Water and Carbon Cycles in Heterogeneous Landscapes: An Ecosystem Perspective. Chapter 4. How water and carbon cycles connect the organizational levels of organisms, ecosystem, and landscape, and what we know of the mechanisms of their operation. .
Download Policy: Content on the Website is provided to you AS IS for your information and personal use and may not be sold / licensed / shared on other websites without getting consent from its author.While downloading, if for some reason you are not able to download a presentation, the publisher may have deleted the file from their server.
Water and Carbon Cycles in Heterogeneous Landscapes:
An Ecosystem Perspective
How water and carbon cycles connect the organizational levels of organisms, ecosystem, and landscape, and what we know of the mechanisms of their operation.
Spatial display of growing season ecosystem evapotranspiration from eight ecosystems
Organizational levels above and below ecosystem. We differentiate between change in organizational level (shown with arrows) and simple aggregation.
Major water fluxes in a forested watershed
Water Fluxes: Growing season evapotranspiration for five ecosystems and their relative contributions at a landscape scale in northern Wisconsin.
Ecosystem transpiration flux saturates with increasing vapor pressure deficit
Evapotranspiration (E) – Monteith Model (1965)
E is evapotranspiration, is the slope of the saturation vapor pressure-temperature curve, Rn is canopy net radiation, cp is the specific heat capacity of air, a is the density of air, VPD is vapor pressure deficit from canopy to air, ra is the bulk vegetation aerodynamic resistance, w is the density of water, is the latent heat of evaporation, is the psychrometric constant, and rc is canopy resistance. Aerodynamic resistance, ra, is affected by canopy properties and the flow of air through and above the canopy, while rc = (GSL)-1, where GS is canopy average stomatal conductance and L is canopy leaf area.
Stomata Conductance (Gs) – Jarvis Model (1976)
where -m is the logarithmic sensitivity of the GS response to VPD. GSref is defined as maximum GS at VPD=1 kPa. This model is preferred over the Ball-Berry stomatal conductance model (Ball et al., 1987) because of its use of relative humidity as the driving factor instead of VPD.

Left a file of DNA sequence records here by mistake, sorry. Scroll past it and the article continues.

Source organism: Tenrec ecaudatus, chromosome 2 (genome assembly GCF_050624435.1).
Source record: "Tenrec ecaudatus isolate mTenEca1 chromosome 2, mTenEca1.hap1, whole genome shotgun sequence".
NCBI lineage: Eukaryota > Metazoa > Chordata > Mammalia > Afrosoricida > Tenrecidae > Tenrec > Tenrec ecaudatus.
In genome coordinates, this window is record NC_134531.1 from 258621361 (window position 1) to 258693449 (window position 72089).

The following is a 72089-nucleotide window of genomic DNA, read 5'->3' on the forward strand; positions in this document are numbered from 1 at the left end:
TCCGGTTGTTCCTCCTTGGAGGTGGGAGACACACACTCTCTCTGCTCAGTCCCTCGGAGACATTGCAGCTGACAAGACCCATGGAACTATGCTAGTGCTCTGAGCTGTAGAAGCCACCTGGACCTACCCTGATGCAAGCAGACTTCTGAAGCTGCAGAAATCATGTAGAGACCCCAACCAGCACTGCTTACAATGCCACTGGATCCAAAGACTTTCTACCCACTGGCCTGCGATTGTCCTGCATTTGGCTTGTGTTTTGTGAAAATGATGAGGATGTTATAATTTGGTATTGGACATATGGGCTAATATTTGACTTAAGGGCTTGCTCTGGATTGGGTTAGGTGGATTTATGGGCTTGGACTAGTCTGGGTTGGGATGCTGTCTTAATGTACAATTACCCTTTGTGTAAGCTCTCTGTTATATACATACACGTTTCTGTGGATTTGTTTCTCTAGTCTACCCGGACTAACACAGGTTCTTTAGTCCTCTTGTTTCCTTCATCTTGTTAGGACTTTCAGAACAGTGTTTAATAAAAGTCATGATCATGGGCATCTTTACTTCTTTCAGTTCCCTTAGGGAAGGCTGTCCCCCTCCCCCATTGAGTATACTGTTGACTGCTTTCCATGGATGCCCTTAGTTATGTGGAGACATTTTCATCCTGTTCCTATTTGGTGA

Topography (A) and ecosystem types (B) of a section of CNNF
Seasonal dynamics of simulated and measured ecosystem evapotranspiration and volumetric soil moisture
Major Carbon fluxes in a forest
units: Pg/yr (1x 1015 g)
Small Carbon Storage
Large Carbon Storage
The ability for terrestrial ecosystems to store carbon depends on the rate at which carbon dioxide is absorbed through photosynthesis and released by decomposition
Units: Tons C ha-1 yr-1
Units: Tons C ha-1 yr-1
Timber harvesting is a major agent of ecosystem disturbance worldwide.
Timber harvesting affects microclimate, carbon pool sizes, decomposition, and ecosystem respiration.
They are the primary mechanisms that recycles carbon bound in plant tissue or in organisms back to the atmosphere.
These two processes determine the capacity of an ecosystem pool to hold carbon.
The Checker-board landscape
Spatial Mosaics of Managed Landscapes in N. WI
An accurate assessment of the contribution of terrestrial ecosystems to the global carbon budget should consider the diversity of site conditions and developmental stages
within the landscape mosaic.
The cumulative C fluxes of a landscape are determined by the land mosaic; that is, the various ages and types of ecosystems present, as well as their size and shape.
Landscapes are composed of a variety of ecosystems differing in type, age, size, shape, and spatial arrangement. A key question is:
Are managed landscapes a C sink or source?
Changes in NEP with age (a) and the age structure of a hypothetical landscape (b) together determine the cumulative NEP of the landscape (c)
Chen et al. 2004.
Leaf gross photosynthesis
Net ecosystem exchange
Leaf net photosynthesis
Gross primary production
Net primary production
Root & mycorrhizal respiration
Leaf litter respiration
Heterotrophic soil respiration
Soil surface CO2 efflux
Respiration: forest ecosystem carbon fluxes
Modified from Gifford 2003
J-Rover: The Mobile Flux Cart
Net ecosystem exchange of carbon (NEE) as a function of ambient photosynthetically active radiation (PAR)
Growing season cumulative NEE, ER, and GEP in stands of different ages
Landscape-level variation in gross ecosystem productivity, ecosystem respiration and net ecosystem exchange of carbon